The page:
Clintonitis D.C. disease: Vice President Gore is latest victim of president's fund-raising obsession.

March 04, 1997

AL GORE seems to have succumbed to a Washington disease, now reaching epidemic proportions, that is known as Clintonitis. It is a serious sickness transmitted mainly to persons who have been exposed in various ways to the president of the United States. Suicide, indictment, prison, betrayal, derision, disgrace, defeat, dismissal -- there seems to be no end to the ravages of this illness. Now the latest victim, the vice president, may be on the way to a rest home rather than the White House in 2000.

In the 1996 presidential campaign, Mr. Gore was "solicitor-in-chief" for the massive Democratic fund-raising campaign. Long considered a model of rectitude in an administration that is anything but, Mr. Gore's first touch of notoriety came when his "community outreach" visit to a Buddhist temple turned out to be a money-laundering exercise of dubious legality.

Latest revelations have him personally telephoning fat cats for contributions, often in ways that donors found intimidating and unseemly. Even a bare-knuckles politician, Sen. Robert G. Torricelli, D-N.J., deemed such conduct "undefendable." "Money became a near obsession at the highest levels," says former Clinton aide George Stephanopoulos. "We pulled out all stops." If it should be established that such grubbing transpired on federal property, or even on privately leased telephone wires installed on government property, the defense lawyers may have to be called in.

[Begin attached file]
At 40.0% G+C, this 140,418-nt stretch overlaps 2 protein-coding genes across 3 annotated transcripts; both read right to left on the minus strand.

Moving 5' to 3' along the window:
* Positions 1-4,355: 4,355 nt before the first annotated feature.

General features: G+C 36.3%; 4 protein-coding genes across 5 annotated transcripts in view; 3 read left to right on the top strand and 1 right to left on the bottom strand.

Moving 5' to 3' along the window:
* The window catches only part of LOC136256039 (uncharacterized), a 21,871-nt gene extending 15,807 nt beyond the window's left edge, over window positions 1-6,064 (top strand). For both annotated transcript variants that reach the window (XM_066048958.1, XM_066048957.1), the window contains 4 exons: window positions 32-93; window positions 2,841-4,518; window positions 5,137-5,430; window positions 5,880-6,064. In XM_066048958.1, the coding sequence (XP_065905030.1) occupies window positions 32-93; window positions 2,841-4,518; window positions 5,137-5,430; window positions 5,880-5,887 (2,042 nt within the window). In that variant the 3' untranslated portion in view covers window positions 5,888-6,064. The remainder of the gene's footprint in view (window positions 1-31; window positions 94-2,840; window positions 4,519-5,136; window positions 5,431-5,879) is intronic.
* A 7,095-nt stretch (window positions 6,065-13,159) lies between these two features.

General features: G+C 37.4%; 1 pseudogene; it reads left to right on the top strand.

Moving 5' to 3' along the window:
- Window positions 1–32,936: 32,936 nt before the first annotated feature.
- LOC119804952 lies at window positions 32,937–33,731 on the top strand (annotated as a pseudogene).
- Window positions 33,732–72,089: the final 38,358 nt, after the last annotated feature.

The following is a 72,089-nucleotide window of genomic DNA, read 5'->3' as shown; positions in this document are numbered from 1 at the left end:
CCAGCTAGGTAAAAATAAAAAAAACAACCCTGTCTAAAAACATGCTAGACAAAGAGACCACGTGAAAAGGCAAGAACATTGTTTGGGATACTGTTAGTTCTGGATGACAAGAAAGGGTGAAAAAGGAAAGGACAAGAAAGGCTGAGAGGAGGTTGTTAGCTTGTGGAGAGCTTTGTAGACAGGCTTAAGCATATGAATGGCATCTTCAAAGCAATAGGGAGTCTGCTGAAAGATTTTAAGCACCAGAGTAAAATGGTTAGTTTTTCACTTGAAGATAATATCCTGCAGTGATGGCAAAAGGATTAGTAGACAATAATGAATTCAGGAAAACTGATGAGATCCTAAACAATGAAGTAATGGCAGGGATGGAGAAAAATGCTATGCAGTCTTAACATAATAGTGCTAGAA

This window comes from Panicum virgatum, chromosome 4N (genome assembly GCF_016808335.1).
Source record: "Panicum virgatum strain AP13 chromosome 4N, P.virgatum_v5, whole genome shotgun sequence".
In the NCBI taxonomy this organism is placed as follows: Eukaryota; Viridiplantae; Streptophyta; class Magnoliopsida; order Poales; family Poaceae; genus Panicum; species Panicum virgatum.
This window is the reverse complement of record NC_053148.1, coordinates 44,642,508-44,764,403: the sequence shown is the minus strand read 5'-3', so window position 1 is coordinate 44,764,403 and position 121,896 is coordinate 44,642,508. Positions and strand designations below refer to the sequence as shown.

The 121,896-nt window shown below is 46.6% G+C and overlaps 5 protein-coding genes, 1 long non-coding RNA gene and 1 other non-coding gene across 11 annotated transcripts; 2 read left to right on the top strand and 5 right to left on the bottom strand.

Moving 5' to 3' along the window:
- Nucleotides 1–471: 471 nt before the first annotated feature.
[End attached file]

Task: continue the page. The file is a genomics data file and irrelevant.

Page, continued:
Even Democratic lawmakers are joining in the clamor for the appointment of an independent counsel to investigate alleged transgressions of the Clinton-Gore campaign. One Washington politician who can't help but be pleased with this turn of events is House minority leader Richard Gephardt, Mr. Gore's putative chief rival for the Democratic presidential nomination in 2000.

This whole Washington brouhaha, in addition to its entertainment value, could turn out to be a blessing if it shames both Democrats and Republicans into reforming a campaign funding system that is blatantly corrupt and out of control. But that is scant comfort to an ambitious vice president who must know that ridicule is a politician's worst enemy.

Pub Date: 3/04/97

Baltimore Sun Articles
Please note the green-lined linked article text has been applied commercially without any involvement from our newsroom editors, reporters or any other editorial staff.